This is the correct, balanced seat, with appropriate hand and arm position for this horse's body carriage. Compare it with the picture of the "pelvic tilt"
For any horse, no matter what the saddle and other tack he is wearing, the basic erect "ear over heel" position is the safest, most effective for influencing gait, and least wearing on the rider. For any horse, no matter what headgear he is using, the basic, straight line between elbow and mouth hand and arm position is the most effective for communication through a bit (or non-bit) and the least stressful on the rider. Sit straight and hold your hands in this position and you will be using effective basic equitation on your gaited horse ... and it shouldn't change no matter what saddle you are using or how you dress to show him off!
     
    01-25-2013, 05:49 PM
  #50
Weanling
"Bbsmfg3..I think you are wrong on the chair seat. You think it works but it is very hard on the horse. Do your research before you defend it so adamantly"

Don't you worry, I did a lot of research on this one. No it is not hard on the horse's back, it is easier on them because you are allowing them to move naturally. Any time you ride a gaited horse in a equitation seat, like the one in the post above, you are forcing them to trot.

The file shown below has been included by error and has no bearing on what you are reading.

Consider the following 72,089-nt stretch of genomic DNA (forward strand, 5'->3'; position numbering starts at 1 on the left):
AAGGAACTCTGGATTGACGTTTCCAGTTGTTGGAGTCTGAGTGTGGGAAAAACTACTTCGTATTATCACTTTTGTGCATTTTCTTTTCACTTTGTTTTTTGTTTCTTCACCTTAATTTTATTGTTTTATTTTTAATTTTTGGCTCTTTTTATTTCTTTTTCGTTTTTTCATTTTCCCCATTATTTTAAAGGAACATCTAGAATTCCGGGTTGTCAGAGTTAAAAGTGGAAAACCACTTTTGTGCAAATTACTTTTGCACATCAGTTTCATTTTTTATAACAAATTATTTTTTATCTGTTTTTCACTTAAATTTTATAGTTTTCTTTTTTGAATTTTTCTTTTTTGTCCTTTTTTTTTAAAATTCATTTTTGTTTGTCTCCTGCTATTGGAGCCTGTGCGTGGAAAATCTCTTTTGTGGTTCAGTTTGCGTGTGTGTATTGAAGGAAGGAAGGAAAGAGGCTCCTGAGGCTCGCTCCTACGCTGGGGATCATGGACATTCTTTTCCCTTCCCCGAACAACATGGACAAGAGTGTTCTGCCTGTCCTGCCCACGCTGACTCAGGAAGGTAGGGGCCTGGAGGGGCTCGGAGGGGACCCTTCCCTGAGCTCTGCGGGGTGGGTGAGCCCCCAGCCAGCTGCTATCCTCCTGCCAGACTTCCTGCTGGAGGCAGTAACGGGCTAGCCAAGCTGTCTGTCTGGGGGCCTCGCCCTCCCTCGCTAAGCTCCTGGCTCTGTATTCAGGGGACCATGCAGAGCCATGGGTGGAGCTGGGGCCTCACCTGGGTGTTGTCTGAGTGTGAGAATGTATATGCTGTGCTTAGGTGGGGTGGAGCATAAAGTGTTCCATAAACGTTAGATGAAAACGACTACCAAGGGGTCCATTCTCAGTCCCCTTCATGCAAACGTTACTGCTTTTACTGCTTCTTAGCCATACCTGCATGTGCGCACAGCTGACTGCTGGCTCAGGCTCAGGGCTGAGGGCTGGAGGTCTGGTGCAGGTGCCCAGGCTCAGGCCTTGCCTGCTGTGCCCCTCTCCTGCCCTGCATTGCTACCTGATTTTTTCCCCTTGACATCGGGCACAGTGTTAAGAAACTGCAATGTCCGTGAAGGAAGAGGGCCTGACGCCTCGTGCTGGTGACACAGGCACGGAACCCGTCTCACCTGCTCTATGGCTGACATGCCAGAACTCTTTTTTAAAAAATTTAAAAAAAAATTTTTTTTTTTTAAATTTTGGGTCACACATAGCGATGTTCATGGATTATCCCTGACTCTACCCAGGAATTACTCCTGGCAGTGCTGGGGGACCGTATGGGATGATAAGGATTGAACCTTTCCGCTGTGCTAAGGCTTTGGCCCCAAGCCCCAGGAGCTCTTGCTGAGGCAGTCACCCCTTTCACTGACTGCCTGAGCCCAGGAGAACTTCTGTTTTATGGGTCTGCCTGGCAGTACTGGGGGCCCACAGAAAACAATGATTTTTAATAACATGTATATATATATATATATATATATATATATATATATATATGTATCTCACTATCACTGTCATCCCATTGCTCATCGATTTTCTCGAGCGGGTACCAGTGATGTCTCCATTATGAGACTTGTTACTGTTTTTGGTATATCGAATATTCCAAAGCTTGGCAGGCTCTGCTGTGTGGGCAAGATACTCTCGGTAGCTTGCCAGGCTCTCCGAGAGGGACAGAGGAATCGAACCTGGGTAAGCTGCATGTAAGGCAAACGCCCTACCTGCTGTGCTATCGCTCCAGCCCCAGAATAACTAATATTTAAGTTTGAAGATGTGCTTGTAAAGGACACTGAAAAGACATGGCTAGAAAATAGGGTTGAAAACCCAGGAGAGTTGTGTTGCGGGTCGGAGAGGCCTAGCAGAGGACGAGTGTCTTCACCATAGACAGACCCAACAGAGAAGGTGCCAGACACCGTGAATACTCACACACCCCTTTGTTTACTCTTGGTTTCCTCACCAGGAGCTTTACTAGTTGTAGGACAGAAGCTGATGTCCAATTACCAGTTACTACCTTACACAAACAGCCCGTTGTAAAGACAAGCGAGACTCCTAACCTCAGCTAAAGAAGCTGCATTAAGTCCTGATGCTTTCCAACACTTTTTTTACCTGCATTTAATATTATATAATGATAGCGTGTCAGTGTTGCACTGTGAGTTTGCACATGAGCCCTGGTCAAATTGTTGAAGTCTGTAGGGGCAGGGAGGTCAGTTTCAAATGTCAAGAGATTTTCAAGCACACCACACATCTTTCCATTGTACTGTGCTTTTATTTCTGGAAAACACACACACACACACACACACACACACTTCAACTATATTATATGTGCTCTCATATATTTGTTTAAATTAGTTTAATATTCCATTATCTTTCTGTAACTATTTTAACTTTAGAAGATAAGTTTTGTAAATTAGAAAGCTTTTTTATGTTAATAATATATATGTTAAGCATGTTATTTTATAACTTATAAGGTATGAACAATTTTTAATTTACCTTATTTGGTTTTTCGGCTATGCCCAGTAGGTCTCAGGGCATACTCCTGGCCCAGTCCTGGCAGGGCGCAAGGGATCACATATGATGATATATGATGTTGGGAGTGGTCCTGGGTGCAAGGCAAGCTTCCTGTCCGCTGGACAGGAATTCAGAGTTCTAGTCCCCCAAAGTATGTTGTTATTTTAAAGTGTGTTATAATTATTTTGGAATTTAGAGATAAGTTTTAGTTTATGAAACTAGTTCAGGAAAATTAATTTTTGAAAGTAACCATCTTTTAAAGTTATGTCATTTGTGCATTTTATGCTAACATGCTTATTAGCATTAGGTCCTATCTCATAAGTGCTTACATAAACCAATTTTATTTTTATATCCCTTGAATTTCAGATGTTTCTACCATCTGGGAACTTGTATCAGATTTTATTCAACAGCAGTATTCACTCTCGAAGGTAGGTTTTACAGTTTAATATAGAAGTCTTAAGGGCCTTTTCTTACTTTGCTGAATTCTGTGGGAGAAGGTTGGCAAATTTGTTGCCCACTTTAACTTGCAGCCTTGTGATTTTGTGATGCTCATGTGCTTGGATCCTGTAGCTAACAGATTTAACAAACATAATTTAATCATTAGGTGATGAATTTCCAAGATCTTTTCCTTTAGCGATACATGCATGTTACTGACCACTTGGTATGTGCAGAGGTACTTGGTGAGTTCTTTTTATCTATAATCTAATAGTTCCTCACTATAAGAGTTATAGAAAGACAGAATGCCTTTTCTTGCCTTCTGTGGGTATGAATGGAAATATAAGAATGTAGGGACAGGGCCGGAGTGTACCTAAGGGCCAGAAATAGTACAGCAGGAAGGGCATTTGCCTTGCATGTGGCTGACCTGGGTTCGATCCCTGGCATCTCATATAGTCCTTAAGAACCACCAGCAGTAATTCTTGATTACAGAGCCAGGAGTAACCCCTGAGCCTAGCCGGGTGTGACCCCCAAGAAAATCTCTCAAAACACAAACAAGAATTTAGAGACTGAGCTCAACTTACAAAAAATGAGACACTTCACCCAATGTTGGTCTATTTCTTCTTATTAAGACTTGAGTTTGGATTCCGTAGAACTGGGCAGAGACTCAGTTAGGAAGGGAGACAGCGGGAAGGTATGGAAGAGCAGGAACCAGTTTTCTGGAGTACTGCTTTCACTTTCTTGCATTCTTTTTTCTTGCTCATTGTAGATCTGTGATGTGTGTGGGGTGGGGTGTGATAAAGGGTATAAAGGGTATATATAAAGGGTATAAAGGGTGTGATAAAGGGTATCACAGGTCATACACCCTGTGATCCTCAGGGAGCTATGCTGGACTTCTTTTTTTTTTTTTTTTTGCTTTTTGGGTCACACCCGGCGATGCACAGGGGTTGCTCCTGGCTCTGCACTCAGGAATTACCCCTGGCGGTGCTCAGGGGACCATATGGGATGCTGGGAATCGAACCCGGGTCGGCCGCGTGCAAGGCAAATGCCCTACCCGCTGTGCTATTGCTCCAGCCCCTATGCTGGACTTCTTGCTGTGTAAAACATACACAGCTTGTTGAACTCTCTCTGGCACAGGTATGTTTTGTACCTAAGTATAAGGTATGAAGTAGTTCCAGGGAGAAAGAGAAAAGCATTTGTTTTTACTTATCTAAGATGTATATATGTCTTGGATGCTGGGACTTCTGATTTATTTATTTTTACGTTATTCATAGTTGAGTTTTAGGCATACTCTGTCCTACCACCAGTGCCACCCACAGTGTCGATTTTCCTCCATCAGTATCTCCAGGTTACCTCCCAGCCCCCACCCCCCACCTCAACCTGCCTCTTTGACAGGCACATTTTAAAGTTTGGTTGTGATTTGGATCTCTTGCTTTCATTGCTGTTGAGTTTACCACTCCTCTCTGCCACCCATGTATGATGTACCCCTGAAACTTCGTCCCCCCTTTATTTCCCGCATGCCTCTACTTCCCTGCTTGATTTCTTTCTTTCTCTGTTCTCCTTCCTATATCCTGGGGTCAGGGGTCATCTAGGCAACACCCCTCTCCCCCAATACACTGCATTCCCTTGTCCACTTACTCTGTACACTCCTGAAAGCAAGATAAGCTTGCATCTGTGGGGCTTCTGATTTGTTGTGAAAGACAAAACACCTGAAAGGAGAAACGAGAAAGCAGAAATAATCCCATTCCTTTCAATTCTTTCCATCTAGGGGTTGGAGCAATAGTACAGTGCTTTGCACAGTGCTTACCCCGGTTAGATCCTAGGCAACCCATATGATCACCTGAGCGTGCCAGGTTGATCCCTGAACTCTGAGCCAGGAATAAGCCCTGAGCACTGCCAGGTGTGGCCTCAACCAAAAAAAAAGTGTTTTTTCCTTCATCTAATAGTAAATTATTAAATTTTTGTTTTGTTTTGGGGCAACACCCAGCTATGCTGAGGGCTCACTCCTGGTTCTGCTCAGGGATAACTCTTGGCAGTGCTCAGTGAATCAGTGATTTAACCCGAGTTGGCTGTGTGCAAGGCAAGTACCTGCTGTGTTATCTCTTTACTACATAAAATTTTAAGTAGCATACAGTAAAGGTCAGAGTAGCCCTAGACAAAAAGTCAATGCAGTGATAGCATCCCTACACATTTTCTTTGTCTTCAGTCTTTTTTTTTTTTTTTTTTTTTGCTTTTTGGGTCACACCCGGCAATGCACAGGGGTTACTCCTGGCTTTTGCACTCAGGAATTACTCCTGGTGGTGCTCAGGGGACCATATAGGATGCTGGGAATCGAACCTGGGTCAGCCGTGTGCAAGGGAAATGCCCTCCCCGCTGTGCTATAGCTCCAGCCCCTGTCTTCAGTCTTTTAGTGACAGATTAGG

Now you know why very few folks will even tell you about it. And why so many gaited horses walk rather than gait. They have lost their gait and will trot or pace, beating the poor rider to death when they try and go faster than a walk.


You need to take a look at this video:


That's the second fastest horse ever recorded. This is Falcon Rowdy, the foundation sire of the singlefooting horse. There are those that dispute the speed. They claim he is traveling 51 mph in this video. Whether it was 35 or 51, it was fast. The only other horse faster, was a racing quarter horse in a short race. He was recorded at 53 mph. As you can see Johnny was riding in a chair seat, bareback and with one arm. You going to tell us he was not balanced.

If you want to keep your gaited horses gaiting, you have to learn to ride them, their way. I was as hard a sell as anyone. But after seeing the results, didn't take us long to change. Had to buy all new saddles and learn to relax and let them do their thing.

The wife's horse is a 16 hd racking horse. He is a grandson of Falcon Rowdy. I've recorded his speed at 36 mph, via the gps. He doesn't do that with an unbalanced rider.

Can't not even imagine riding the horse in the post above at 10 plus miles per hour in that seat. No way could you stay balanced. And your interfering with the horse's natural way of going.